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Transformation or Misinformation? Are Jesus’ Promises Real? What Hinders the Promises of Christ in Us?

October 5, 2015

blog10-5-2015A text that was read at daily Mass last week features Jesus describing remarkable blessings received by the disciples. He states these blessings as a simple and obvious fact for them, blessings never before received by anyone!

Do you see your life this way? Are your blessings obvious to you? Do they distinguish you from those who never knew Christ? Does your relationship with Jesus Christ grant you obvious transformation or is that just misinformation and exaggeration?

Consider the following, which Jesus said to the disciples:

Blessed are the eyes that see what you see. For I say to you, many prophets and kings desired to see what you see, but did not see it, and to hear what you hear, but did not hear it (Lk 10:22-24).

What did they see and hear?

At one level, they saw and heard the fulfillment of hundreds of prophesies of the Messiah. What prophets pointed to and longed to see, these disciples were seeing fulfilled before their very eyes.

But more richly, what they saw and heard was the experience of having their lives changed—by having met, seen, and heard the Lord Jesus. They felt the God-sized hole in their heart beginning to fill, the deepest longings of the heart being satisfied. For the first time, they began to experience what the first Christians called “grace.”

Grace is the free gift of God that ushers forth in us a life-changing, transformative relationship with Jesus Christ. And by this relationship we begin to experience the life, love, joy, and serenity of God. God’s thoughts and priorities gradually become ours. We think more as He thinks and love more as He does. We start to see our life change. Sins are put to death and many particular graces spring from the sanctifying grace we receive. We become more joyful, confident, serene, chaste, patient, loving, forgiving, and generous. We are more courageous. We love the truth more and proclaim it with love and clarity less than with fear; we proclaim it with greater conviction and knowledge.

In short, by sanctifying grace and the actual graces that flow from and support it, we see our life changed. The old Adam dies and is buried in Baptism. In that same baptism we rise with Christ to new life, to His life, to the life of the New Adam; this becomes ours.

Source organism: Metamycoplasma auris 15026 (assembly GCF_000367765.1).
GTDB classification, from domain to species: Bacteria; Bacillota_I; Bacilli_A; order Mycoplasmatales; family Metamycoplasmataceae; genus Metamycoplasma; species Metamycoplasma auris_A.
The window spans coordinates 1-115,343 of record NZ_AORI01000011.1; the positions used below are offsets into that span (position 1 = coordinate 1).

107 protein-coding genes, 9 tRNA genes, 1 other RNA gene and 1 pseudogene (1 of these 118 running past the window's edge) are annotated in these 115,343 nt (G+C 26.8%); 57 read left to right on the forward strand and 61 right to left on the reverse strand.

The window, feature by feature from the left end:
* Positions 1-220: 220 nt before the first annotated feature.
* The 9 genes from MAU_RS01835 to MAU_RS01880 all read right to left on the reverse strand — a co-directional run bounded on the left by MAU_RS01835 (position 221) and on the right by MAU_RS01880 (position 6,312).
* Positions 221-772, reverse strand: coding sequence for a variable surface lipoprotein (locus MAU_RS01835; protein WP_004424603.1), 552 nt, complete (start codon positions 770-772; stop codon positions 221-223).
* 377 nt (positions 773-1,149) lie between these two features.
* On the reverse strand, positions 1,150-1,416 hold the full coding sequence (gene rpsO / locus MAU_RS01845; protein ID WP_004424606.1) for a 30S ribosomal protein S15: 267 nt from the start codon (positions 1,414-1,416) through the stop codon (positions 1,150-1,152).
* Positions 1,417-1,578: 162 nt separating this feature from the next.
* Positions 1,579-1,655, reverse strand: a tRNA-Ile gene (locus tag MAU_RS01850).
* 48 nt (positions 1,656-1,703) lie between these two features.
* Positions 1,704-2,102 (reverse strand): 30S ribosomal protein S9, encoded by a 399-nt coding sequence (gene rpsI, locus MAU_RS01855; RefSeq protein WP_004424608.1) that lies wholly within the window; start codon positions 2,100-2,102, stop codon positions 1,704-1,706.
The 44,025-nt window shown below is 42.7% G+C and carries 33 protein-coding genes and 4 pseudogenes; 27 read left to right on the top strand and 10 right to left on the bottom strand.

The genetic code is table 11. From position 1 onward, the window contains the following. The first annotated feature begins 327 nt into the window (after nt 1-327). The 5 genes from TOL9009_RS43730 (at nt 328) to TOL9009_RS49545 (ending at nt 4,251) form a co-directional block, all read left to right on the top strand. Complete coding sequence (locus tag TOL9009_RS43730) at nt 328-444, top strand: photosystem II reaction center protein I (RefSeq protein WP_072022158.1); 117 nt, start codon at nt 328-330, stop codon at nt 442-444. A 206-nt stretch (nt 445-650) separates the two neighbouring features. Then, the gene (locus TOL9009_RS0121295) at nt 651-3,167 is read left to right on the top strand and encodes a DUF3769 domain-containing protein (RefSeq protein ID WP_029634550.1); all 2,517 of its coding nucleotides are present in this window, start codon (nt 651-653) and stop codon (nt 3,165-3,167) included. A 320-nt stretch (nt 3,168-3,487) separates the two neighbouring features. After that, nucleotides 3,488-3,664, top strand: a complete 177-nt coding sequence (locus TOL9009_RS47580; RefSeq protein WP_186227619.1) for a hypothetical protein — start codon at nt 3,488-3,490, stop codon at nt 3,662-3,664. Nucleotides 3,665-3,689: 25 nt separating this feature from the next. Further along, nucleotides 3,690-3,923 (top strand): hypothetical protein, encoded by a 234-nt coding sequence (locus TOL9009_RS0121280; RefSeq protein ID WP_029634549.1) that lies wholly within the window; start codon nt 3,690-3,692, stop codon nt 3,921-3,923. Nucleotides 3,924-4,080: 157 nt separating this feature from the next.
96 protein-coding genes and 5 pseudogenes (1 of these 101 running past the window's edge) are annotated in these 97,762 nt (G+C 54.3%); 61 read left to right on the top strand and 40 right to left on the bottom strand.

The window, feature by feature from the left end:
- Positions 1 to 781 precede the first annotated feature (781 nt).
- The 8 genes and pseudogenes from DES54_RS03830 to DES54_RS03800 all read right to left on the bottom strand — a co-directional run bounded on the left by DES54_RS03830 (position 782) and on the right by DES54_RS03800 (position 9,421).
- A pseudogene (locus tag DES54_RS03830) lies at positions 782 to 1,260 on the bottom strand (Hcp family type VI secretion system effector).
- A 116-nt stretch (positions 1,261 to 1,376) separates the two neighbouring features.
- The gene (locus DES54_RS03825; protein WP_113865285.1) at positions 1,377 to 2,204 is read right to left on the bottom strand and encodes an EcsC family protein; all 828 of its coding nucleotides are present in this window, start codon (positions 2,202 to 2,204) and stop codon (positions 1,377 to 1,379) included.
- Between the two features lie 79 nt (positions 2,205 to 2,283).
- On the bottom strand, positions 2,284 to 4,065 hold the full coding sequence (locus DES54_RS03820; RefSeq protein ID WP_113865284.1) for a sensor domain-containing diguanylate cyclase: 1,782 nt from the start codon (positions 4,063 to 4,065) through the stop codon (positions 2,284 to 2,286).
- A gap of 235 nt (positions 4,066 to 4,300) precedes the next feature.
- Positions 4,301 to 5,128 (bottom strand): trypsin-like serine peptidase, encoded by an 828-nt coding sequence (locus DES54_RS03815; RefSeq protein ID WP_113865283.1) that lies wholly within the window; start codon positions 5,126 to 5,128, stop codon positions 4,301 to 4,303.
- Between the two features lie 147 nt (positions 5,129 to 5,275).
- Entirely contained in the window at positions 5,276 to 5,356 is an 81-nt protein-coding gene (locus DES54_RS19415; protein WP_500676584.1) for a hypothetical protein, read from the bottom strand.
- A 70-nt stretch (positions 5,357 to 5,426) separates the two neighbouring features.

It was to the early apostles and disciples that Jesus spoke the words above. Indeed, they had seen their lives changed by the Lord whom they had met. His teachings set their hearts ablaze. They saw wonders and witnessed countless scriptures fulfilled. They heard a Word that unsettled them at times, but also undeniably gave them peace. They would never again be the same; they had met Jesus, the desire of the everlasting hills. For indeed, Scripture had said,

The blessings of thy father are strengthened with the blessings of his fathers: until the desire of the everlasting hills should come (Gen 49:26).

And now they looked upon Jesus, whom their forbearers had longed to see. Here was the desire of the everlasting hills. And they were blessed; they were whole, complete, and changed (all but the one who would betray Him).

But again, for us the question remains. Are your eyes and ears blessed? Is your life really all that different from the prophets, who longed to see what you see but did not see it, who longed to hear what you hear but did not hear it? Has your life been changed? Have you met Christ? Are you different and blessed, changed and transformed?

Many people I talk to wonder how such a text of Christ’s is really true in their own lives. They know they are blessed somehow in a way that exceeds the faithful of the Old Testament, but they are not sure how. Is their life really all that different from that of a Jew who lived in 290 B.C.? Jesus says it is and calls it being “blessed.” The theologians say it is and call it “grace.” But honestly, is there a noticeable difference?

There is! And any saint will swear it is so. So, too, will those who have met Christ and are experiencing deeper prayer and the first stages of contemplative prayer. Yes, I will testify and say to you, along with the saints and those blessed with deeper prayer, Jesus is real! He is changing my life and filling the God-sized hole in my heart. Yes, Jesus is real; grace is real. The difference is enormous; the desire of the everlasting hills has come. Blessed, blessed are we.

But why do so many, including faithful Catholics, never experience this? Perhaps because they have never been taught to expect it! Yet of course Jesus says it in the text above. But, sadly, few priests preach new life or total transformation. Low expectations bring poor results.

But then, too, there is also the mediocrity that sin so easily causes in us. This stymies the work of the Holy Spirit in us and means that many of us never attain to the normal Christian Life. Consider a text from Fr. Reginald Garrigou-LaGrange: